Footvolley is a uniquely Brazilian sport. It combines the characteristics of soccer and beach volleyball (‘futebol’ and ‘voleibol’ in Portuguese). Instead of hands, players use their feet, head, chest, and shoulders. The sheer athletic flexibility of great futevôlei players is astonishing to watch – and a great way to appreciate the beauty of Brazilian beach sports.
After working for ten years at the global headquarters of adidas in Germany, in 2012, I was given the challenge to start up a new department in one of the biggest cities in the world: São Paulo, Brazil. On top of valuable business management experience, my relocation gave me valuable learnings through (a new) sport.
Here are my five lessons since starting to practice futevôlei in Brazil:
Lesson #1: Get out and leave your comfort zone
Inside the office walls, many cultural differences were invisible to me at first and the radical learning transformation I was expecting was slow to develop. As a result, I deliberately immersed myself in a new and typical Brazilian sport.
The Experience: Playing futevôlei gave me a deeper insight into Brazilian culture than any business culture training. My learning was driven by my passion for sport and the acknowledgement that I will be a beginner for a long time.
Lesson #2: Fail fast and learn slow
The Context: Futevôlei games typically happen after the workday ends or during the weekend. Players listen to Brazilian music and have a cold beer while waiting for the next game. Futevôlei can appear effortless and relaxed, but what you don’t see are the hours of training and the many mistakes players make before reaching a competitive level.
The Experience: To master some basic futevôlei moves, it takes at least two years of continuous practice. For a newcomer like me, it meant doing additional individual training sessions on Thursday mornings at 6.30 am. I had to repeat many moves, and out of 500 repeats I failed probably 350 times. Like any other learning journey, repetition is key and failure is part of progression.
Lesson #3: Focus on playing, not so much on scoring
The Context: Unlike tennis, in futevôlei second serves are not allowed. The ball is put into play by serving it with one’s foot over the net to the opponent’s court. A team is allowed to hit the ball three times to return it to the opposing team’s side. Soccer players might have an advantage because they know how to do a kick-in which puts the opponents immediately in trouble. Consequently, many points can be scored with the serve itself and a longer play might not occur between the two teams.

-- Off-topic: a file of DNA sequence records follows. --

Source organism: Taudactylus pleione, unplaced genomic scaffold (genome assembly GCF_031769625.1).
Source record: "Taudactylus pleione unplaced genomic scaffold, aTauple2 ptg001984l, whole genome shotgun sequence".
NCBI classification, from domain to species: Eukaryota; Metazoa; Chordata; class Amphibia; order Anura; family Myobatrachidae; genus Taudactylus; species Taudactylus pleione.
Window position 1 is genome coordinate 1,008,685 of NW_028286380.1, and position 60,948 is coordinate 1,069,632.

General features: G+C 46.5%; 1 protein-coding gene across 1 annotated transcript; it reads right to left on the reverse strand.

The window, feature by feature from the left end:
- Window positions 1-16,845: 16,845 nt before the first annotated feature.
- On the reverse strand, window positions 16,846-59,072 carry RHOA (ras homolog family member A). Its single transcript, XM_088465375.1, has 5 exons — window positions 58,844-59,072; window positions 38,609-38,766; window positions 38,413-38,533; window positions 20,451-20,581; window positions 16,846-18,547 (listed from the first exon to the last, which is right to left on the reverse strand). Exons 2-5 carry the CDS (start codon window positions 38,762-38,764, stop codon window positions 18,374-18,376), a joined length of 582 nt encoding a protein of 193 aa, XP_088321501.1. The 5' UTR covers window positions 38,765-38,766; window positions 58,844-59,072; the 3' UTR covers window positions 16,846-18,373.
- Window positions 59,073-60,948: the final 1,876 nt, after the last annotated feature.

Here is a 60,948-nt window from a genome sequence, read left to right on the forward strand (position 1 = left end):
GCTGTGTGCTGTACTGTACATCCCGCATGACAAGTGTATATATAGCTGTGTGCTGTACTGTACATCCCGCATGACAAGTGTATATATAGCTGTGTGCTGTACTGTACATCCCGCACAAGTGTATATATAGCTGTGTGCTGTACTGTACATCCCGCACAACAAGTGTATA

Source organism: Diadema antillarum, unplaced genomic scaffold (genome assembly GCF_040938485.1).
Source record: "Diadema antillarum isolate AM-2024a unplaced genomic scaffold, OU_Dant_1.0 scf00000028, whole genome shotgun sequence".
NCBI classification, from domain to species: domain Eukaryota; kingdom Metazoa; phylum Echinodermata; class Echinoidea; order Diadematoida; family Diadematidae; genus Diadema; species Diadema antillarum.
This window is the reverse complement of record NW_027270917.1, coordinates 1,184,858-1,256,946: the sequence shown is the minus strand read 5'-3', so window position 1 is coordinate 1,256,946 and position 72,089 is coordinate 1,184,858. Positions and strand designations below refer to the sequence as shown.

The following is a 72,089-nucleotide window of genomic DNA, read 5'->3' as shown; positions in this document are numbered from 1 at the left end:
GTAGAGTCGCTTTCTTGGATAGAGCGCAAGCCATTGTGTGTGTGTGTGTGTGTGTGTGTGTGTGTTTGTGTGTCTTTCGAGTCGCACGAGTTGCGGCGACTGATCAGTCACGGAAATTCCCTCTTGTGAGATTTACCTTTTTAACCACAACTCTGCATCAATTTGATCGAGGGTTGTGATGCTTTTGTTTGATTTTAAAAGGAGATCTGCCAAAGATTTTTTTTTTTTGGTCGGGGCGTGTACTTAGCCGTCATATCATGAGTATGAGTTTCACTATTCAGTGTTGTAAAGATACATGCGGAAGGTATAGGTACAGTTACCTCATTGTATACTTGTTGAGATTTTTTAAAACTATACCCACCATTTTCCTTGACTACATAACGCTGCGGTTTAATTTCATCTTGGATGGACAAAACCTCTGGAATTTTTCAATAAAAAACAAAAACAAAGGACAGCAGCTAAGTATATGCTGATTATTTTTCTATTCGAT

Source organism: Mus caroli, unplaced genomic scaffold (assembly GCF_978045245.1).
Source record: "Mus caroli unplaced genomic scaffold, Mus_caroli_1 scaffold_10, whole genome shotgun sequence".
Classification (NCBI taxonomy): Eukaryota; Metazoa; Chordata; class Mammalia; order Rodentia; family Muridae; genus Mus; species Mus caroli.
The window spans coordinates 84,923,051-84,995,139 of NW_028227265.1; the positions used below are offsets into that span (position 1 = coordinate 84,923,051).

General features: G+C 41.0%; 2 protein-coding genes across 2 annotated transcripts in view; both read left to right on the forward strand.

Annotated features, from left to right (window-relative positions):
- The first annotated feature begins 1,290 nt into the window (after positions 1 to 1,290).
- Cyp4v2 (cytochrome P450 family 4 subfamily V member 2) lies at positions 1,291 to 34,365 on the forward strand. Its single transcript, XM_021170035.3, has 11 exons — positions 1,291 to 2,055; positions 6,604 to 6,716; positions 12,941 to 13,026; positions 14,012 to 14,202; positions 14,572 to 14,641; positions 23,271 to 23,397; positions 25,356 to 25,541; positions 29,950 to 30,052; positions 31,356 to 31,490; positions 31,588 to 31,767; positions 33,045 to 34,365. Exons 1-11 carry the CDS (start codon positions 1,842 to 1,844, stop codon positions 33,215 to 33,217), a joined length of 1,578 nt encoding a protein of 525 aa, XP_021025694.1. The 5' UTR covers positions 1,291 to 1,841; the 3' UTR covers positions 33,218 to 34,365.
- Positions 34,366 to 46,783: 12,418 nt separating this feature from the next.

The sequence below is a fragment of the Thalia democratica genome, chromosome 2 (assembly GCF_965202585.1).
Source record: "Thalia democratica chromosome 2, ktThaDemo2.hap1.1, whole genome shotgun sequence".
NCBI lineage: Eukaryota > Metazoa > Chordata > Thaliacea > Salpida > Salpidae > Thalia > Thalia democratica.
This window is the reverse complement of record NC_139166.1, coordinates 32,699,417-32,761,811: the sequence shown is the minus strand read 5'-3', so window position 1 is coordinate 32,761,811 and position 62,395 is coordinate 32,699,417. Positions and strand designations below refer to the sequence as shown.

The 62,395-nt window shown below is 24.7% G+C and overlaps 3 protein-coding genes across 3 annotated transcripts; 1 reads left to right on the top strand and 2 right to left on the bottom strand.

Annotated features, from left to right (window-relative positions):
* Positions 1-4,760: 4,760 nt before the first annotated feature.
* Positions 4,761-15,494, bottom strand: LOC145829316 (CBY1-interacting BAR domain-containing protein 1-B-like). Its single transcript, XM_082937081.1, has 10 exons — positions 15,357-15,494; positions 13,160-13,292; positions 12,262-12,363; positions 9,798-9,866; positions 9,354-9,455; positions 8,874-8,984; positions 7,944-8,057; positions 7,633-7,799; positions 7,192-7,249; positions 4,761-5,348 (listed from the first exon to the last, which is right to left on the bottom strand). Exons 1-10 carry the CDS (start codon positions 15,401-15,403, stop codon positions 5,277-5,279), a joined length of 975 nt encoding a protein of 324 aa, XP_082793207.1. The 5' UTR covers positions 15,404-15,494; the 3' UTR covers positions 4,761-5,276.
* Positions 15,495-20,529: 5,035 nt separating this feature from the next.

The Experience: In futevôlei for beginners, the concept of fast scoring is counterproductive. All players will improve their game if both teams try to ‘keep the ball in the game.’ It takes a collaborative mindset to focus on the learning instead of immediate results.
Lesson #4: Be human-centric – no equipment advantages
The Context: The only equipment you need to play futevôlei is a pair of shorts and a T-shirt. You kick the ball barefooted, and the definition of a champion is the individual with superior physical and mental skills in the game.
The Experience: Almost every business and every major sport relies on digital tools. It felt somehow counter-intuitive to embark on a learning journey that focuses on mind and body alone. After a while I realized that this ‘no-technology sport’ can help me even more to focus on understanding people and our individual learning needs.
Lesson #5: Learn to collaborate in the ‘King of the Beach’ tournament
The Context: The King of the Beach (‘Rei da Praia’ in Portuguese) tournament is a 2 versus 2 format competition where you play with different people during each round. Each player must play with and against all the other players in a 2 against 2 game. Therefore, a player will never team up with the same partner again and face new opposition in each game.
The Experience: As a player, you learn how to play with and against different types of players, motivate them and yourself, and use the best team collaboration or strategy depending on the strengths and weaknesses of your team. For a King of the Beach competition, each player must prove that they are the most efficient and versatile player capable of playing with any partner.